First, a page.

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‘This would never happen at Lindos Blu,’ I thought.

This morning, we rose and headed down for breakfast, passing the pool en route. Already, the hordes had descended, reserving nearly every sun lounger with a carefully-placed magazine or sunhat.

‘This is ridiculous,’ I thought. On principal, I don’t believe in reserving sun loungers pre-breakfast. I blame the Germans. They started this.

‘If you can beat ’em, join ’em,’ said the husband, throwing down his towel on one of the last remaining loungers and placing his Kindle on it territorially.

We headed up for breakfast; there wasn’t a single table free.

‘We would never had to queue at Lindos Blu,’ I grumbled.

He husband rolled his eyes.

‘And what’s more… I MISS NIGEL!’ I added, dramatically.

Nigel was a fellow holiday maker at Lindos Blu last year: a big-bellied booming man with an ego the size of France. He was the very dictionary definition of a ‘bon viveur’, greeting the staff by their first names and regaling his captive audience with tales of far-flung travel destinations.

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Occasionally, he would dive noisily into the pool and embark on a couple of lengths of butterfly – limbs akimbo – emerging to bellow down the phone at his harassed PA, before continuing his convivial chat with other poolside posers.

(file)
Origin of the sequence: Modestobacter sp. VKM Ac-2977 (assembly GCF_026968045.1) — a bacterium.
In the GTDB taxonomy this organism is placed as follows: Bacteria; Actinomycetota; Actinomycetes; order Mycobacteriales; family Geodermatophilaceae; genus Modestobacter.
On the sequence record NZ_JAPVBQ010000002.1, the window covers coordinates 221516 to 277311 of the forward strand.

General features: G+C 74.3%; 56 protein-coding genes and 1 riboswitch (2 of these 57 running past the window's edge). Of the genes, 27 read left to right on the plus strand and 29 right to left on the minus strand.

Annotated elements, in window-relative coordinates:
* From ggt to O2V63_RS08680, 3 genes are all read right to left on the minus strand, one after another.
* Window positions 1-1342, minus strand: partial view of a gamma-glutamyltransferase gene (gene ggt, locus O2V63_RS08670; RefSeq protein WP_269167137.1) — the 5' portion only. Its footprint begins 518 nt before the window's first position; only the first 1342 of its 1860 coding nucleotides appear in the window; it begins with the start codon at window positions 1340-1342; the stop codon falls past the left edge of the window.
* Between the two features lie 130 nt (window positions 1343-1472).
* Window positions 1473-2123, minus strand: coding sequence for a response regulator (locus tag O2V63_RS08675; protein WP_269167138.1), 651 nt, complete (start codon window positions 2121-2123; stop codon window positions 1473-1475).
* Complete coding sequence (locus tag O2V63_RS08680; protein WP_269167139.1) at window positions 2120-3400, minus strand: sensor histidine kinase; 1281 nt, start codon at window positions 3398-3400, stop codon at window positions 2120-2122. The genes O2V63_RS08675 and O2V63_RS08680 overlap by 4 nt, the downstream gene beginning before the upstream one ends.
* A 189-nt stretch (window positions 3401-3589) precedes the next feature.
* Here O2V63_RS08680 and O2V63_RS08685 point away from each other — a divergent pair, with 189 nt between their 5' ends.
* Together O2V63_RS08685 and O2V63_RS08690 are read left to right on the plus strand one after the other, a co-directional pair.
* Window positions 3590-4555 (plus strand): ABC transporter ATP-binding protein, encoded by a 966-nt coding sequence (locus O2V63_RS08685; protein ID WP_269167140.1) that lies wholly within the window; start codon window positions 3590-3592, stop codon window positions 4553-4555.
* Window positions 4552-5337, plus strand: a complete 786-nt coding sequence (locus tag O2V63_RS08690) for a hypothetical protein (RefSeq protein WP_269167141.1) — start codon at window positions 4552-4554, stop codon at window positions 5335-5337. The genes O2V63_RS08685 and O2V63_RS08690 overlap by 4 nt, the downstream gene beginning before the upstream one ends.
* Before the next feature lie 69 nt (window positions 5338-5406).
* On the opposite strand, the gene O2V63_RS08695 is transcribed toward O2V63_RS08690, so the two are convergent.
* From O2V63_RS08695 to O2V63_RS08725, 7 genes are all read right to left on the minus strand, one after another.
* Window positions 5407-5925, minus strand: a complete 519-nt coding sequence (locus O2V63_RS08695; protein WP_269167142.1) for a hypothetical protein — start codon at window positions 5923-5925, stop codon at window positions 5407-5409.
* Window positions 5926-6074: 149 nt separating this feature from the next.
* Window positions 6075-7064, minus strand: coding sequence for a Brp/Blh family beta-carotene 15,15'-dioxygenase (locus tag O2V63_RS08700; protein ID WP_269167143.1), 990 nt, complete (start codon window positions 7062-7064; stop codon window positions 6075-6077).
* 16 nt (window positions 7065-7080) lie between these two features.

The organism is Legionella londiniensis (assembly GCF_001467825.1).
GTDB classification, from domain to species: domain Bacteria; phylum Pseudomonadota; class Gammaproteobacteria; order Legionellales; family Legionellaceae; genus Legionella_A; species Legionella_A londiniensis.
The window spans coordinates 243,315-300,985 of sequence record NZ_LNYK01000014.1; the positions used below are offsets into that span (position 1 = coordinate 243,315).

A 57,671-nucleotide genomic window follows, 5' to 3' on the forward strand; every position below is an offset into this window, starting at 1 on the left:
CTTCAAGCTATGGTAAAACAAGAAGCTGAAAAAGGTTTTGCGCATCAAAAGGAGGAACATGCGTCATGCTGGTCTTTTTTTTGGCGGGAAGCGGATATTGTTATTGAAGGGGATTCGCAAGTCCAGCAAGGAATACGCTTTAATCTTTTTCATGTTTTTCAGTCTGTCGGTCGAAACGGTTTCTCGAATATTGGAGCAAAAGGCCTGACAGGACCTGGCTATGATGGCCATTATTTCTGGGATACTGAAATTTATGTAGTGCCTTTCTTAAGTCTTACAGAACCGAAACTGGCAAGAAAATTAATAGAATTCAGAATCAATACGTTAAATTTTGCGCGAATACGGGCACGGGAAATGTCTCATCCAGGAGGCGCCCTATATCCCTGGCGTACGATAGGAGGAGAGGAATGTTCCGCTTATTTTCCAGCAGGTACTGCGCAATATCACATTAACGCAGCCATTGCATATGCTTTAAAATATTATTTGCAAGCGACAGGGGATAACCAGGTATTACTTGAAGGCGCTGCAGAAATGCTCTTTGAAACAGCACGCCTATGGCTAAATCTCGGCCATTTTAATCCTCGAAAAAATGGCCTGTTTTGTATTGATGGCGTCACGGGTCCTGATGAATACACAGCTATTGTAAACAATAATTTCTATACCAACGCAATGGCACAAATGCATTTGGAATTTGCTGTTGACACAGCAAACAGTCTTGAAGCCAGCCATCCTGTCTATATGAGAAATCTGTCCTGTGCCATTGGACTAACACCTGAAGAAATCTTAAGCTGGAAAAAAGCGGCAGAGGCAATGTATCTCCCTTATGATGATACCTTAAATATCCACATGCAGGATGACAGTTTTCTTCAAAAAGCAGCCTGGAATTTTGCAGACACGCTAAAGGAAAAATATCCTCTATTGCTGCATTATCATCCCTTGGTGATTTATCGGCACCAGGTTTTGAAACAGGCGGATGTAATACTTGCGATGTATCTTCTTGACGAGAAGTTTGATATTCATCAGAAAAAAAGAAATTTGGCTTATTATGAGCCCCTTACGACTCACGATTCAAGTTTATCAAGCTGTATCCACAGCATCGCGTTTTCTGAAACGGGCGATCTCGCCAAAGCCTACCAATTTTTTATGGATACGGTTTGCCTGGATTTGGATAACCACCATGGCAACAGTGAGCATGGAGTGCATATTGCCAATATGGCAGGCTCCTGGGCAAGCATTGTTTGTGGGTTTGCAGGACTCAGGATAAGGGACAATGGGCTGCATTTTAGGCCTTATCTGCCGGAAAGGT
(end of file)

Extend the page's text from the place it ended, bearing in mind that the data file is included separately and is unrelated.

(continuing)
Basically, he provided hours of entertainment. We pretended that he was the most irritating guest imaginable but when he departed mid-way through the week, he left a big hole in our holiday.

‘We all miss Nigel,’ said the husband wistfully, as he gazed down the snaking line of people awaiting a table for breakfast.

And then he uttered the words that neither of us had dared to voice.

‘Get me back to Lindos Blu’.

The Crack Cocaine of Fast Food

The husband and I have a guilty little eating obsession that we’ve been keeping quiet about for some time. Like most addictions, it crept up on us slowly – a brief visit here and there if we happened to be passing.

But the lure of Nando’s neon rooster soon became too much. Before we knew it, we were bombing down there every Sunday to ravenously stuff our jowls with spicy chicken, licking our greasy fingers feverishly, as peri peri sauce dribbled down our chins.

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In the unlikely event that you’ve never entered its dark doors, Nando’s is basically a fast food restaurant that specialises in Portuguese-style chicken, accompanied by bottles of peri peri sauce, which range from mild to extremely hot. One hit and you’re hooked.

Some people go to Nando’s for a date night; some for a fun night with friends. But we visit Nando’s purely to get our fix. There is no element of enjoyment involved; like true addicts, we’re only interested in getting in there, feeding the addiction and getting out as quickly as is humanly possible.

Having to wait for a table is our worst nightmare. But we’ve developed a method that works quite well: the husband joins the queue to order, while I await a table allocation. Once seated, I text the table number to the husband, usually with the parting message, ‘Do what you need to do’.